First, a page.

Vanity Fair's Scores

  • Movies
  • TV
For 433 reviews, this publication has graded:
  • 50% higher than the average critic
  • 2% same as the average critic
  • 48% lower than the average critic
On average, this publication grades 2.5 points higher than other critics. (0-100 point scale)
Average Movie review score: 67
Highest review score: 100 Bacurau
Lowest review score: 10 The Woman in the Window
Score distribution:
  1. Negative: 33 out of 433
433 movie reviews
  1. Gentle, sad, and funny in a just-shy-of-cutesy way, Broker continues Kore-eda’s tradition of handling tough subject matter with a light touch.
  2. It is the film’s bitterest irony that a story about a man controlled by a domineering force seems itself unwilling to give its subject true autonomy, lest that distract from its director’s aesthetic interests.
  3. Decision to Leave no doubt deserves a repeat viewing. Even if the finale is still a slightly hard to parse bummer, there is all the other meticulous craftwork to appreciate and discover anew. In this instance, maybe there is no getting too close to the case.
  4. It’s a movie full of ideas that are never quite unified into a thesis. A bunch of wild imagery and grim hypotheticals about what could become of us may be enough for some viewers. Others, like me, will be left prodding away, trying to locate more meat on all of these ornately assembled bones.
  5. Triangle of Sadness needn’t be a fair film, nor one that readily delivers the simple righteousness of have-nots triumphing over have-lots. A more carefully shaped argument would have been appreciated, though. And one that didn’t dissolve so quickly into a juvenile snicker.
  6. It’s a curious film, messy in all its ambition but consistently transfixing, an earnest labor of love—and one about love.
  7. A New Era really, really should be the end of Downton Abbey, but I’d happily watch these freaks stumbling through the 1930s if they were so inclined to let me.
  8. Armageddon Time is a damning moral drama that is in thoughtful dialogue with complex matters of race and class.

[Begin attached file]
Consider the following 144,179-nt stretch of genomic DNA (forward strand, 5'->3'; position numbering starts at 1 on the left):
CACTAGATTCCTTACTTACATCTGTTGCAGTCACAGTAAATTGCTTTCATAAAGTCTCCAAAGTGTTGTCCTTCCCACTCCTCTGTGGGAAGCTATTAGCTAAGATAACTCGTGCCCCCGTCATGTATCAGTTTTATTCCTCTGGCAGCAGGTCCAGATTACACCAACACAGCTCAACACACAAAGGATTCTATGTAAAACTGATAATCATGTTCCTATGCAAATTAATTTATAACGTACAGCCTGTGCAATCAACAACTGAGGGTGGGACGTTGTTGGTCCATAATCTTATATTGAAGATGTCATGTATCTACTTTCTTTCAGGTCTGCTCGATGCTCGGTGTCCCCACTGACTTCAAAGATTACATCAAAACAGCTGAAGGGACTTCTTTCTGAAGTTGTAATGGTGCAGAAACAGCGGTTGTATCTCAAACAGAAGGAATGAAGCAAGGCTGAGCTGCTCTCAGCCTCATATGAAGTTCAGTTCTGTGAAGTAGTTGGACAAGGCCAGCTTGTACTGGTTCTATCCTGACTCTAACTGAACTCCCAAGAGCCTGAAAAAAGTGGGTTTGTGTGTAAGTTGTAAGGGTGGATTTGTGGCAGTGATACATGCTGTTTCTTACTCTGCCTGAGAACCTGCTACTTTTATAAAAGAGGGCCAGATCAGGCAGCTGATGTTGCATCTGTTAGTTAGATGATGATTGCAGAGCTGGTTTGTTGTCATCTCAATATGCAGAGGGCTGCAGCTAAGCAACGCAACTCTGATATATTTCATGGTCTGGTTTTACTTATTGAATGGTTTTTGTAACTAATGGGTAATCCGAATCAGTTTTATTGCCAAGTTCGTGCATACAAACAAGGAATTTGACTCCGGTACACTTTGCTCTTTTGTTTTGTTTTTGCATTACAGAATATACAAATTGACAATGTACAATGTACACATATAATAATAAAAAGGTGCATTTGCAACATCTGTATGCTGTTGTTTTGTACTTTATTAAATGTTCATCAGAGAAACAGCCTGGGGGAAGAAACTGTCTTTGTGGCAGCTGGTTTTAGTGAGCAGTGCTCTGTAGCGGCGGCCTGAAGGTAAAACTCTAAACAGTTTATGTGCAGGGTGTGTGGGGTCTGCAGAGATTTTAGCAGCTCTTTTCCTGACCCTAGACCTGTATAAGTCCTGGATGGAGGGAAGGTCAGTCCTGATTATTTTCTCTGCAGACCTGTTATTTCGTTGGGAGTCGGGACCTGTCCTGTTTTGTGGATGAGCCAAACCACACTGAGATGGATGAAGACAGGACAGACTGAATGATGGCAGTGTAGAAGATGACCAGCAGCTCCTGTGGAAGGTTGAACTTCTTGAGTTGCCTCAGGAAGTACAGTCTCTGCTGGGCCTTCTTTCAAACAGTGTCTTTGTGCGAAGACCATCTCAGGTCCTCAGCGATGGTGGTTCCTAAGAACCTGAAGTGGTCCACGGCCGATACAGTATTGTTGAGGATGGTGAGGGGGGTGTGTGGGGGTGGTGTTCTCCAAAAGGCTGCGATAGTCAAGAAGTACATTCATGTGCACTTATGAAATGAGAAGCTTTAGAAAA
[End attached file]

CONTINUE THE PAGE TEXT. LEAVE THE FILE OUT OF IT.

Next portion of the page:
9. Had Tom Cruise not been in the cockpit, I suspect very little of that emotional component would be so effective. Maverick—loud and dumb and occasionally thrilling—is an act of arrogance, sure, a veteran movie star happily strutting onto the stage so lovingly set for him. (And which he helped design.) But that proves to be a clever reflection of the character he’s playing.
  10. Men
    The film may have just been a failed stab at inter-gender empathy, were it not for its wretched final act. This is where Men takes an abrupt turn into surreal horror, and when something bad starts glinting just beneath the surface of Garland’s apparent motivations.
  11. The film somehow gets more interesting as it goes, swirling up into a climax that is mordant and corny and monster-movie fantastical.
  12. Perhaps a new day of Cage has dawned. One in which he can get back to the business of acting, unburdened by all the constant, semi-loving demand that he just bug out his eyes and dance.
  13. Eggers’s action sequences are swift and brutal, filled with the crunch of life extinguished and tossed into the bone pile of time. Skarsgård, hulking and seething, is a fine vessel for the film’s opulent menace. He’s a fearsome, yet elegant, creature of destruction as he hacks and slashes away.
  14. Rather than weak imitation, You Won’t Be Alone is a bold and compelling—and reverent—repurposing of Malick’s technique, turning its gaze on matters more squishy, profane, and fallibly human than Malick’s high-minded considerations of the divine.
  15. There is a chance that much more of Aline is played for comedy than I realize; perhaps the jolts of revulsion and fascination are meant to resolve into a giddy laugh. But the film doesn’t really wink to let us in on the joke, except perhaps for one scene that puts a full, slo-mo view on the results of this experiment.